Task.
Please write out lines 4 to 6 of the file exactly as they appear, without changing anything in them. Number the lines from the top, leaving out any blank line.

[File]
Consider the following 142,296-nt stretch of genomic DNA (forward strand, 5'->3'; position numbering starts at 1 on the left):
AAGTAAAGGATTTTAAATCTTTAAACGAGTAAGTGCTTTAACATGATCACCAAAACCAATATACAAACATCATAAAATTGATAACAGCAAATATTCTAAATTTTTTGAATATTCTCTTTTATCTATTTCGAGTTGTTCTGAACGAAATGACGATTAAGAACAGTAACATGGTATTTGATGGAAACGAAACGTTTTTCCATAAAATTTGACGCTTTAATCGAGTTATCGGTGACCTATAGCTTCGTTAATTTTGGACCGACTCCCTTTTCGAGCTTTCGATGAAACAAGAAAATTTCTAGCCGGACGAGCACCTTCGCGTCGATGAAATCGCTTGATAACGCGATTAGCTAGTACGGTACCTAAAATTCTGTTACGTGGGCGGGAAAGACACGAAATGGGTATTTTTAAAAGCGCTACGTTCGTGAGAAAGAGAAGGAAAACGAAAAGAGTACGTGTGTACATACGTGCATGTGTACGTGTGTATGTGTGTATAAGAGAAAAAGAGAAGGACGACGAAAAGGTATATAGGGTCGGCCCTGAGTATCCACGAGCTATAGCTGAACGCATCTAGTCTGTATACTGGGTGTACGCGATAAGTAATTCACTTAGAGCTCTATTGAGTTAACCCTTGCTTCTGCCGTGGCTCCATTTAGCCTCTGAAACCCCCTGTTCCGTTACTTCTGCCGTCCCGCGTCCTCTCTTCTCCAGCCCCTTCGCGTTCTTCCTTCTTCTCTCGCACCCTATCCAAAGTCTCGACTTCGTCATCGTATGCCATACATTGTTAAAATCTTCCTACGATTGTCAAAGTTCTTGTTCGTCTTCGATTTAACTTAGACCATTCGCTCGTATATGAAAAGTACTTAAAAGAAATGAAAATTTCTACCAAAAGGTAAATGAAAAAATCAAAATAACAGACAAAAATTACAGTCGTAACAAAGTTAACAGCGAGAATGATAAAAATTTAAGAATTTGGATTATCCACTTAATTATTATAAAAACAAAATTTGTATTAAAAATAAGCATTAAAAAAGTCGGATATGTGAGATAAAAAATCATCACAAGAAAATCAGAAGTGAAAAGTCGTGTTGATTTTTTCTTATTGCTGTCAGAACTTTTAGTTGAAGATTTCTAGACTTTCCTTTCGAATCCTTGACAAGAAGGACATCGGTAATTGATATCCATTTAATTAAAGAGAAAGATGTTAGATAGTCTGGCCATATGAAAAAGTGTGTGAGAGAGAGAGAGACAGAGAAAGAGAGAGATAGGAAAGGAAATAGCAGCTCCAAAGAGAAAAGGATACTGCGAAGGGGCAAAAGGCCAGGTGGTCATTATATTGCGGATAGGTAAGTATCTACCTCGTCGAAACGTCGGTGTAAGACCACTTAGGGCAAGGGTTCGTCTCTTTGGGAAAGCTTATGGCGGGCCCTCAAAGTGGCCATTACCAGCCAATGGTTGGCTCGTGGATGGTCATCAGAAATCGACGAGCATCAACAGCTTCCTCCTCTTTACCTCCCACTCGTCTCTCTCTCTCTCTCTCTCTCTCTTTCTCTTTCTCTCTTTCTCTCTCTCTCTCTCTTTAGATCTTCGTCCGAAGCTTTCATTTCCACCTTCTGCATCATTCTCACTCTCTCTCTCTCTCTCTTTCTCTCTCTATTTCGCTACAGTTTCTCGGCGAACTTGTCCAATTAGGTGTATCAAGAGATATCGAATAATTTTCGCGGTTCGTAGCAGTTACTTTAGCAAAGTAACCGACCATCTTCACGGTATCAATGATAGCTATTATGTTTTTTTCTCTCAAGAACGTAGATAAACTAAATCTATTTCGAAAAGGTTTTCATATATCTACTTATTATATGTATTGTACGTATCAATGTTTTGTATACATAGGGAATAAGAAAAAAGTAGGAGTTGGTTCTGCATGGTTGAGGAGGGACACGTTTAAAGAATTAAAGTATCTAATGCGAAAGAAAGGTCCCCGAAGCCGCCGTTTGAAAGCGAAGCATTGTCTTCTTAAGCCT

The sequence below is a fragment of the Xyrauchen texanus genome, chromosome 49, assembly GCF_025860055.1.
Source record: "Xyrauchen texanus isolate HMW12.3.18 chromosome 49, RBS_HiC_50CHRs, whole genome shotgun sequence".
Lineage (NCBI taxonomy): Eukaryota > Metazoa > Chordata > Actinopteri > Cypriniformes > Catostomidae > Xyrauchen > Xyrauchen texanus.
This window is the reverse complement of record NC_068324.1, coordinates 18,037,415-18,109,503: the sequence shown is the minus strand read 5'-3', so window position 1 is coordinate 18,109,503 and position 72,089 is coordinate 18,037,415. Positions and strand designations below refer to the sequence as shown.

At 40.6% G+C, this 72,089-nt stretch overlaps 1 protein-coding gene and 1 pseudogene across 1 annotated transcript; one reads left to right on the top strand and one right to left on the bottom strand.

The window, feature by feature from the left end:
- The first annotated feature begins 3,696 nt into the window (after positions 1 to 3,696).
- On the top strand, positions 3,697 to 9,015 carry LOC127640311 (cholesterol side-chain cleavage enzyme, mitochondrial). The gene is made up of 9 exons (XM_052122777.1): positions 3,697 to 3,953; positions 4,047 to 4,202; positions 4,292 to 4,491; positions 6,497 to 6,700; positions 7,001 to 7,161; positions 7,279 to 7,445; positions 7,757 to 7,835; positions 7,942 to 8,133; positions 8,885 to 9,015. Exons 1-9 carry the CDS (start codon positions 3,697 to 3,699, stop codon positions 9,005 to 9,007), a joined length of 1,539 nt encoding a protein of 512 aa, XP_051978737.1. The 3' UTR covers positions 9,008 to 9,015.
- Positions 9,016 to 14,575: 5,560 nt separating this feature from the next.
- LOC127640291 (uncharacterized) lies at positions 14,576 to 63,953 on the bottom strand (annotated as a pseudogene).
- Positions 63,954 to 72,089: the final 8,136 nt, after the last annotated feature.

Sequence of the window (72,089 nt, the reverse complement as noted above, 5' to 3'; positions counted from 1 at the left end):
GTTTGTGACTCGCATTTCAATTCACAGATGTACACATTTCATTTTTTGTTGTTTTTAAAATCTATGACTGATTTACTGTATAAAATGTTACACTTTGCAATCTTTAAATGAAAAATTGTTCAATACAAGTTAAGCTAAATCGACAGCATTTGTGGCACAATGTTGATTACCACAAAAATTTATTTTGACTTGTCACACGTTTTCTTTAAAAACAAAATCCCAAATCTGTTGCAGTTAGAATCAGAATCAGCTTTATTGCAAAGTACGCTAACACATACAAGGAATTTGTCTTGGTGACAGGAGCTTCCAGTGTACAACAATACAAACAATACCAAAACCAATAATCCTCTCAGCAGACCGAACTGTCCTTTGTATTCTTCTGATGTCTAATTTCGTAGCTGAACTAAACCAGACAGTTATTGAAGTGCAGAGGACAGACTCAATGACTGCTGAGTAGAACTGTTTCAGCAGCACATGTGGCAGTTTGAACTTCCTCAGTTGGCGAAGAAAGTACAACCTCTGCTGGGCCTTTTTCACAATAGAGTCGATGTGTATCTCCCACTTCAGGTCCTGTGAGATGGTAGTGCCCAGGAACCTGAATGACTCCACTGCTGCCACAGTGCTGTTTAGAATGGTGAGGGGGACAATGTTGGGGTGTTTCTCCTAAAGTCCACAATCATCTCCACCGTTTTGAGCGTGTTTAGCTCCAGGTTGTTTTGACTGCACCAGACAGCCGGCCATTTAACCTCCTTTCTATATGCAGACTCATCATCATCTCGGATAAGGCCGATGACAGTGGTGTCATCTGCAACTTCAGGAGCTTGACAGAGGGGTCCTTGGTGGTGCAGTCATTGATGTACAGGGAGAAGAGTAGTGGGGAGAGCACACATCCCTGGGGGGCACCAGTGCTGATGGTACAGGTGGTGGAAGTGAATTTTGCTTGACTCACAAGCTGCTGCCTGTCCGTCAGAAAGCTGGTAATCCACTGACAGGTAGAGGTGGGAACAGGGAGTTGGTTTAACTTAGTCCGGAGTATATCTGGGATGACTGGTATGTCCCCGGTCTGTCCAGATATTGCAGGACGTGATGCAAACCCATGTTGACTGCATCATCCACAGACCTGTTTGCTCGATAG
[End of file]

Source record: "Xyrauchen texanus isolate HMW12.3.18 chromosome 49, RBS_HiC_50CHRs, whole genome shotgun sequence".
Lineage (NCBI taxonomy): Eukaryota > Metazoa > Chordata > Actinopteri > Cypriniformes > Catostomidae > Xyrauchen > Xyrauchen texanus.
This window is the reverse complement of record NC_068324.1, coordinates 18,037,415-18,109,503: the sequence shown is the minus strand read 5'-3', so window position 1 is coordinate 18,109,503 and position 72,089 is coordinate 18,037,415. Positions and strand designations below refer to the sequence as shown.